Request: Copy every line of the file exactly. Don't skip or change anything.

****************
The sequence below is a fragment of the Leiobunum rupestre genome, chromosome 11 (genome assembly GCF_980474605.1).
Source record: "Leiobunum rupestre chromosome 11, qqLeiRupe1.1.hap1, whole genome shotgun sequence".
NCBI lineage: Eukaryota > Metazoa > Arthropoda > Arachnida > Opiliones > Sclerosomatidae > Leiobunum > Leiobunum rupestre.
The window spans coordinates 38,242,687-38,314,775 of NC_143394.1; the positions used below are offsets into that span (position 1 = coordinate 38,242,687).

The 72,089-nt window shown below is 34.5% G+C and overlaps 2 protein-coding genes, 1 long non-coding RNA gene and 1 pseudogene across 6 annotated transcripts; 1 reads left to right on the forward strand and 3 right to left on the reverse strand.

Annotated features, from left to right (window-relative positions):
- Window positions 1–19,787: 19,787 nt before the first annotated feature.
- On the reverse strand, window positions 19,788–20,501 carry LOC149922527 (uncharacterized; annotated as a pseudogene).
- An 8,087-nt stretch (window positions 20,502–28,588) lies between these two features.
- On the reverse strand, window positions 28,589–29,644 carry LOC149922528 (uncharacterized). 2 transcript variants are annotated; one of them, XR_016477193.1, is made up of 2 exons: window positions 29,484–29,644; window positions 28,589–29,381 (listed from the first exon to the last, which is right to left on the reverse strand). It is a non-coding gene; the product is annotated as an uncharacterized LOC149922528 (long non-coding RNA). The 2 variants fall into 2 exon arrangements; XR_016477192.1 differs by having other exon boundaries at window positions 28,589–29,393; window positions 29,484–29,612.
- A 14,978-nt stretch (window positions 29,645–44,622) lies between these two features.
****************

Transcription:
The sequence below is a fragment of the Leiobunum rupestre genome, chromosome 11 (genome assembly GCF_980474605.1).
Source record: "Leiobunum rupestre chromosome 11, qqLeiRupe1.1.hap1, whole genome shotgun sequence".
NCBI lineage: Eukaryota > Metazoa > Arthropoda > Arachnida > Opiliones > Sclerosomatidae > Leiobunum > Leiobunum rupestre.
The window spans coordinates 38,242,687-38,314,775 of NC_143394.1; the positions used below are offsets into that span (position 1 = coordinate 38,242,687).

The 72,089-nt window shown below is 34.5% G+C and overlaps 2 protein-coding genes, 1 long non-coding RNA gene and 1 pseudogene across 6 annotated transcripts; 1 reads left to right on the forward strand and 3 right to left on the reverse strand.

Annotated features, from left to right (window-relative positions):
- Window positions 1–19,787: 19,787 nt before the first annotated feature.
- On the reverse strand, window positions 19,788–20,501 carry LOC149922527 (uncharacterized; annotated as a pseudogene).
- An 8,087-nt stretch (window positions 20,502–28,588) lies between these two features.
- On the reverse strand, window positions 28,589–29,644 carry LOC149922528 (uncharacterized). 2 transcript variants are annotated; one of them, XR_016477193.1, is made up of 2 exons: window positions 29,484–29,644; window positions 28,589–29,381 (listed from the first exon to the last, which is right to left on the reverse strand). It is a non-coding gene; the product is annotated as an uncharacterized LOC149922528 (long non-coding RNA). The 2 variants fall into 2 exon arrangements; XR_016477192.1 differs by having other exon boundaries at window positions 28,589–29,393; window positions 29,484–29,612.
- A 14,978-nt stretch (window positions 29,645–44,622) lies between these two features.